It has been a year since Muya Malande and hundreds of other Somali Bantu left refugee camps in Africa to begin new lives in America.
Identified by the US government as suffering a persistent pattern of physical abuse and racial discrimination at the hands of lighter skinned Somalis, Somali Bantus, whose ancestors were kidnapped and brought to northern Africa as slaves from southern Africa 200 years ago, have been given a fresh start abroad.
In all more than 12,000 will leave refugee camps in Kenya where they found safe haven after fleeing tribal war and persecution in Somalia for American cities over the next year and a half.
It is the largest number of refugees from Africa allowed to settle in the United States.
“The life here is good, good,” exclaims Muya Malande, 31, who along with his wife, his daughter and three sons, now calls a three-bedroom apartment in the city of Buffalo, in western New York state, home.
“The Somalis used to assault us,” explains Mr Malande who learned his English working for the relief agencies in the refugee camps.
“They treat us badly, kill my brothers, rape, take our things, treat us like slaves.”
That is all behind them now. On arrival in the United States each of the Somali Bantu families are assigned to a charitable organisation that helps them with housing, schooling, jobs, and other needs.
All the same, adjustment has not been easy.
Poor farmers from isolated areas of Somalia, few of them had ever watched a television, talked on a telephone, driven in a car or used a flush toilet.
Though many are keen to work, they can not do so until they learn some English and to read and write.
In the meantime, charities provide food, clothing, furniture and the first few month’s rent. The government expects them to become self-supporting soon.
“I don’t worry about this group,” says Mitch Cummings, the re-settlement worker who met the first group of Somali Bantus that arrived in Buffalo last July.
“What they went through in Somalia, where they were the lowest of the low, was so terrible that life in America, even with difficulties, is so much easier. They are the kind of immigrants, no matter what their colour, to whom there are no obstacles.”
That is not entirely true. Though not nearly as bad as the everyday humiliation and ill treatment they say they suffered at the hands of other Somalis back home—because of their dark skin and slave ancestry, the Somali Bantu in the US have not managed to avoid discrimination, altogether.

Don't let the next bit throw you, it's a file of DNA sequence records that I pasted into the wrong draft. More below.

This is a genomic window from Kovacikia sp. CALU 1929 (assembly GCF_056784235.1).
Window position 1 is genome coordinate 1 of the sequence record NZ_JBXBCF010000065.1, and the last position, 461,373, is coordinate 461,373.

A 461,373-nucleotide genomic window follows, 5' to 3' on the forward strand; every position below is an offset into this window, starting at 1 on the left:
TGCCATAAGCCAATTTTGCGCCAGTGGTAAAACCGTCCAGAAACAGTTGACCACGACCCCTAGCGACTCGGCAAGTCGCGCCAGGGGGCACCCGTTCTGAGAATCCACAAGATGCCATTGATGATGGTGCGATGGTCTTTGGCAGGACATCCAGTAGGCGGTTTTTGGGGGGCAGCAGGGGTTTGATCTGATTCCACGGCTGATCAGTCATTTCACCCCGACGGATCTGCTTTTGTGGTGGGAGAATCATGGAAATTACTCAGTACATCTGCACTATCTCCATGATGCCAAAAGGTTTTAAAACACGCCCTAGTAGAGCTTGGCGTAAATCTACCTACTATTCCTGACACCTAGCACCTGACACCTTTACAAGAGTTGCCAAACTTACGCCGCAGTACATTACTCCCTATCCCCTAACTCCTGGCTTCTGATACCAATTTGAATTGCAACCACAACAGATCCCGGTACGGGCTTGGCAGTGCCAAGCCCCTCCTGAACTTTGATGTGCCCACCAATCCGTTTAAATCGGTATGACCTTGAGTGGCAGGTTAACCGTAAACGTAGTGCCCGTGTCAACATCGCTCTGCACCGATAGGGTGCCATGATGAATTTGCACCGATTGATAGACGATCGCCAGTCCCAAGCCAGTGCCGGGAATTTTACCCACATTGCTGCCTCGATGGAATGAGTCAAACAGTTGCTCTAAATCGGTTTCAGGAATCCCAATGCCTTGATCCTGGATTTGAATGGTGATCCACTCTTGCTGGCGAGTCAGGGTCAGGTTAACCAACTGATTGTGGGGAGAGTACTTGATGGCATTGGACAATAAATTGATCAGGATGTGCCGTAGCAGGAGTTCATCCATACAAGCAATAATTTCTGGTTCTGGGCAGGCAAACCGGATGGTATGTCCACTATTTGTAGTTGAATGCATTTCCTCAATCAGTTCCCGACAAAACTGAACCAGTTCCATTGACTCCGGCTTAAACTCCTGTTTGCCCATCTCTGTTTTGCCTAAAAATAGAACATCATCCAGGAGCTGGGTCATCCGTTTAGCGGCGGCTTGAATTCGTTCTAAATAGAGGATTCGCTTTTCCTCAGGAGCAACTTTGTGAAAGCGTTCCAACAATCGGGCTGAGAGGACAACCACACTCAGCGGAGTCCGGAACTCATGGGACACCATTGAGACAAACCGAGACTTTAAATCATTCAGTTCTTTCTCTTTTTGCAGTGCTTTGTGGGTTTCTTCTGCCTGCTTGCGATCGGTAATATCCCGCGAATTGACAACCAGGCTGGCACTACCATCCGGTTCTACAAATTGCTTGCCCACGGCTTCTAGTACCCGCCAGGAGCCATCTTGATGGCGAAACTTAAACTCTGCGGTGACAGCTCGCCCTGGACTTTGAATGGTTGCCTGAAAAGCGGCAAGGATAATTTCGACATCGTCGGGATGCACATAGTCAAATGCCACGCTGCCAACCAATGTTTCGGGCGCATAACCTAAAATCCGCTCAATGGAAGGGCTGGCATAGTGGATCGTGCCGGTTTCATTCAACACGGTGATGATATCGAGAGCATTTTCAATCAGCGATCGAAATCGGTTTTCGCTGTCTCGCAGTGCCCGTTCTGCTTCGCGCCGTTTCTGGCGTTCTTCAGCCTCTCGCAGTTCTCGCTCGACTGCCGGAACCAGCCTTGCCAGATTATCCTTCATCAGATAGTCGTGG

Plans to settle some Bantu in the small town of Holyoke, Massachusetts in north-eastern United States was so fiercely opposed by whites there that re-settlement agencies changed their minds about sending the Bantus there.
Cayce, a town in South Carolina in the American South also put up a fight.
“We don’t feel,” said a city official, “we should be the dumping ground.”
They were sent instead—50 people in 10 families—to Columbia, South Carolina’s capital city.
The reception there was much warmer.
Locals who had heard of the refugee’s story of ill treatment in Somalia and ill treatment in America, embraced them, stopping them in the streets to give them gifts.
“Columbia is the only community that really welcomed them,” explains Garane Garane, a Somali-born professor at a local university, who was employed by a re-settlement agency to help them adjust and translate for the 50 Bantus who arrived there in February 2004.
Another 120 are set to arrive before the end of the year.
“People expected a racial backlash because of the history of this state with slavery and racism, but that didn’t happen,” says Mr Garene.
It happened in Buffalo, though, where Muya Malande and his family settled.
“We can’t afford to have a concentration of people who don’t speak English, who don’t know our culture and who need handouts,” said white community leader, John Lombardo. “Buffalo is having tough times of its own.”
Apart from confronting racism, the Somali Bantu face many other challenges, big and small, among them learning English and getting jobs.
The signs are they will be alright. Many of their children are already mastering English and doing well in school.
Already knowing English Mr Malande had hoped to go to college immediately, but his educational qualifications were not recognised in the US and he has not been able to get work.
“I am sorry for my job,” says Mr Malande, “but I like it here and things will be good.”
He has now begun studying to become a nurse’s aide.
Most of those who’ve encountered the Somali Bantu refugees in America have been amazed at how little damaged they are by their past and how determined they appear to adjust to their new home in America.
“I was surprised that they were not, after 10 years in the camp, a broken people,” says Mr Garane.
“It didn’t damage them. They are ready to work, ready to learn. I believe in 10 years their children will be at a high level in this country.”